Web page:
In the Viking saga Erik the Red, on Mothers' Night a traveling winter seer would pay the locals a visit. She carried a tall, decorated staff and was greeted with a feast and incantations sung to summon the spirits of midwinter. [15]

The seer’s staff symbolized—you guessed it—a tree. That decorated “tree” was an early ancestor of the beautiful evergreen you have sparkling in your living room, and the sacred songs sung to the seer were precursors of today’s Christmas carols. [16]

4.     Down the Chimney and Through the Hearth

"Christmas Fireplace" by Issa Gm. Licensed for public use under the GNU Free Documentation License and Creative Commons Attribution.

"Christmas Fireplace" by Issa Gm. Licensed for public use under the GNU Free Documentation License and Creative Commons Attribution.

What’s more Christmas-y than chestnuts roasting on an open fire, the Yule log burning, and stockings hung by the chimney with care? What childhood Christmas is complete without the time-old tale of Santa coming down the chimney? No matter how intrinsic these traditions are to this Christian holiday, the fireplace—the hearth—and the Christmas traditions that surround it, are rooted in herstory.

The tradition of celebrating the hearth comes from the goddess Hestia, whose name means “hearth,” [17] while families used to wait for the goddess Hertha to descend through the chimney bearing her gifts long before there was a Santa Claus.  [18]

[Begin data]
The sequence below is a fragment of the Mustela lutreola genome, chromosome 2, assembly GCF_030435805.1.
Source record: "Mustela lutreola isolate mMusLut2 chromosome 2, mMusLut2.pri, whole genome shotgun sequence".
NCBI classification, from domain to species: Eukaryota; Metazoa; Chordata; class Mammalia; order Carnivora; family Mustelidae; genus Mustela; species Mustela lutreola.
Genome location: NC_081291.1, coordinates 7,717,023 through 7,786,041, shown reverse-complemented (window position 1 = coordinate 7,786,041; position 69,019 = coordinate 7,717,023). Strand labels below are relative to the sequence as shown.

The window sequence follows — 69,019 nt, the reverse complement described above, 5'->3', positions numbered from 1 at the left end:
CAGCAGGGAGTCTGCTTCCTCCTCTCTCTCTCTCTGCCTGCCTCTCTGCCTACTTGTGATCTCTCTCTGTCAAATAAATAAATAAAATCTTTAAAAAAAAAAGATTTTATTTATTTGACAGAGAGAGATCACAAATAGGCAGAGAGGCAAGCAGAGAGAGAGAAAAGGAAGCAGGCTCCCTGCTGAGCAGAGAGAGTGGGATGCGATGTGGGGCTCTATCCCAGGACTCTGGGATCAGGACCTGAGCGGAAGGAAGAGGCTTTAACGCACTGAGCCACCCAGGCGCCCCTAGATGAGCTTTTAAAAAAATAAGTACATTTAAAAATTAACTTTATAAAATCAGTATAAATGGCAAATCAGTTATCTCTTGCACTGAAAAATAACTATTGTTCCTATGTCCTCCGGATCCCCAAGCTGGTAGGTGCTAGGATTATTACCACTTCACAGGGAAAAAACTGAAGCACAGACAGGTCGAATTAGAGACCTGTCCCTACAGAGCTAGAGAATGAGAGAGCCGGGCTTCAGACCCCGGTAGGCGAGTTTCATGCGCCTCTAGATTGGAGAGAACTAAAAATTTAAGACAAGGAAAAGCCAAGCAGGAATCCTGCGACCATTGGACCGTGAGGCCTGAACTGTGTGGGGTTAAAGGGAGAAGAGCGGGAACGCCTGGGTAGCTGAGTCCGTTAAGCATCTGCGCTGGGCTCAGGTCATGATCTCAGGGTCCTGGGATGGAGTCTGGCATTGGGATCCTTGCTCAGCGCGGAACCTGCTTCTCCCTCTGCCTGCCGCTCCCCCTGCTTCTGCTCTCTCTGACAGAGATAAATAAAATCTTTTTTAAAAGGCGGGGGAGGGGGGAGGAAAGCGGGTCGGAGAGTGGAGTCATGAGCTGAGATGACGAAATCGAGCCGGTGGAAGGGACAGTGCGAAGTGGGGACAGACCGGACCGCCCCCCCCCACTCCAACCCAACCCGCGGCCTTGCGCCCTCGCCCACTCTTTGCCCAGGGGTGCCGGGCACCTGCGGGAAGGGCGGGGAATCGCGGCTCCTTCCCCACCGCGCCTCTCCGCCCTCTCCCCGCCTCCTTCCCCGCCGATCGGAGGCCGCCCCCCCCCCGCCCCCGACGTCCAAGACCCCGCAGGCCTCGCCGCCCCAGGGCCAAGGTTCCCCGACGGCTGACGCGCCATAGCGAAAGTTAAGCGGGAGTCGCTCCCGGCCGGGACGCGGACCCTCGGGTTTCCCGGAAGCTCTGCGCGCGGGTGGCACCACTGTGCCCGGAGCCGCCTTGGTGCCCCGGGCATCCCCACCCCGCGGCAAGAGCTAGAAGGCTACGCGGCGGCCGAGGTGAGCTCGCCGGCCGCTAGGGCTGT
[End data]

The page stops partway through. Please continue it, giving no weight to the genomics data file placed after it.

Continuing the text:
5.     Santa’s Sleigh and Holiday Wishes for Peace on Earth

"Santa's Sleigh Lands on a Roof." Public Domain image.

"Santa's Sleigh Lands on a Roof." Public Domain image.

The Roman writer Tacitus tells us that at midwinter the goddess Nerthus—whose name was synonymous with Mother Earth—rode a “sleigh-like wagon” pulled by oxen. Wherever she went, she spread holiday cheer and peace. “It [was] a time of festive holiday-making in whatever place she deign[ed] to honour.” Along with bringing holiday cheer, wherever Nerthus went, “nobody [went] to war, nobody [took] up arms.” [19]  

Eventually Nerthus was superseded by two goddesses, Freya and Frigg. At midwinter Freya was incarnated as Mother Christmas in rituals all over western Europe, touring the countryside in a wagon, though hers was pulled not by oxen but by cats. Later, her presence was represented by wise women who were possessed by her spirit. [20]

There are loud echoes of Nerthus’ sleigh-like wagon in Santa’s sleigh. Of course the oxen (or cats!) became reindeer, and the sleigh now flies, but one thing remains unchanged in the millennia since Mother Earth was the central figure of Christmas. Wherever Santa goes, he brings holiday celebrations and (at least wishes for) peace on earth.